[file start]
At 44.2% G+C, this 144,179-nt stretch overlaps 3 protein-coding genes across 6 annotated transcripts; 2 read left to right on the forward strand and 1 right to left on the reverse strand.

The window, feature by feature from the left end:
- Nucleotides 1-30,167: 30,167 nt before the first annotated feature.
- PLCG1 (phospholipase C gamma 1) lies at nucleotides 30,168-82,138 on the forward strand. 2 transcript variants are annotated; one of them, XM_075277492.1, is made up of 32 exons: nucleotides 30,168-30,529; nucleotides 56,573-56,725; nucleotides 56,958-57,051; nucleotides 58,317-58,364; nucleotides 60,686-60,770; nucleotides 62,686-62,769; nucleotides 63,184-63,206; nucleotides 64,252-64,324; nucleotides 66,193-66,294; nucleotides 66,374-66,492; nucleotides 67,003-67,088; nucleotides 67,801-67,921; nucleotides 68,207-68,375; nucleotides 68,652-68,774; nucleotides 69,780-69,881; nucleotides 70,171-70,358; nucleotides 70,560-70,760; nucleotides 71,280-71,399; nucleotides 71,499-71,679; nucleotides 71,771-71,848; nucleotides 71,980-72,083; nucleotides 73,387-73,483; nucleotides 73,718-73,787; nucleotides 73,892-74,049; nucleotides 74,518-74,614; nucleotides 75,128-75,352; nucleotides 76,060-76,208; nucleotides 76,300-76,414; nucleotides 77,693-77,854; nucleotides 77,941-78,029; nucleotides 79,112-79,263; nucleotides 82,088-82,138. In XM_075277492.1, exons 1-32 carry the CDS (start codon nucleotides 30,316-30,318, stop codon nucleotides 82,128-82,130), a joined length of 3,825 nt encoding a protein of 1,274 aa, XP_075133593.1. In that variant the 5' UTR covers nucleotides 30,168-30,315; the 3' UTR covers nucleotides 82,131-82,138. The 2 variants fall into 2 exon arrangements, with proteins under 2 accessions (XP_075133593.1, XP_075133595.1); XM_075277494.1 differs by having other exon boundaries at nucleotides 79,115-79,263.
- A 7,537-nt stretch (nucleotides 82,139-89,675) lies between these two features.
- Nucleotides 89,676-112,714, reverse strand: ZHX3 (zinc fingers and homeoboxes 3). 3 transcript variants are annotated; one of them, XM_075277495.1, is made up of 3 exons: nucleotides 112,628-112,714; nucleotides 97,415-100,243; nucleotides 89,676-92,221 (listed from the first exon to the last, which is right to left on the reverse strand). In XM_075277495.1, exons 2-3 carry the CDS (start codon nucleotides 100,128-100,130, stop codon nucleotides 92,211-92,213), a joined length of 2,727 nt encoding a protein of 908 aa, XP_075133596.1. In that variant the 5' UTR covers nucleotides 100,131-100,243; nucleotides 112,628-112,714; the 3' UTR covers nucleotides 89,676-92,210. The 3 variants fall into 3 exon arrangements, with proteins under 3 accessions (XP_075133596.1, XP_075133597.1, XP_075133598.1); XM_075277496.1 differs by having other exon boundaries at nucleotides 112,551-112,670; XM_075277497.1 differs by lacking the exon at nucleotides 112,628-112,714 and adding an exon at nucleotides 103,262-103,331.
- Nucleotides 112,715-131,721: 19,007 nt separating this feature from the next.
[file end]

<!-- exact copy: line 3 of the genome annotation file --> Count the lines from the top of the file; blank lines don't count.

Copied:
- Nucleotides 1-30,167: 30,167 nt before the first annotated feature.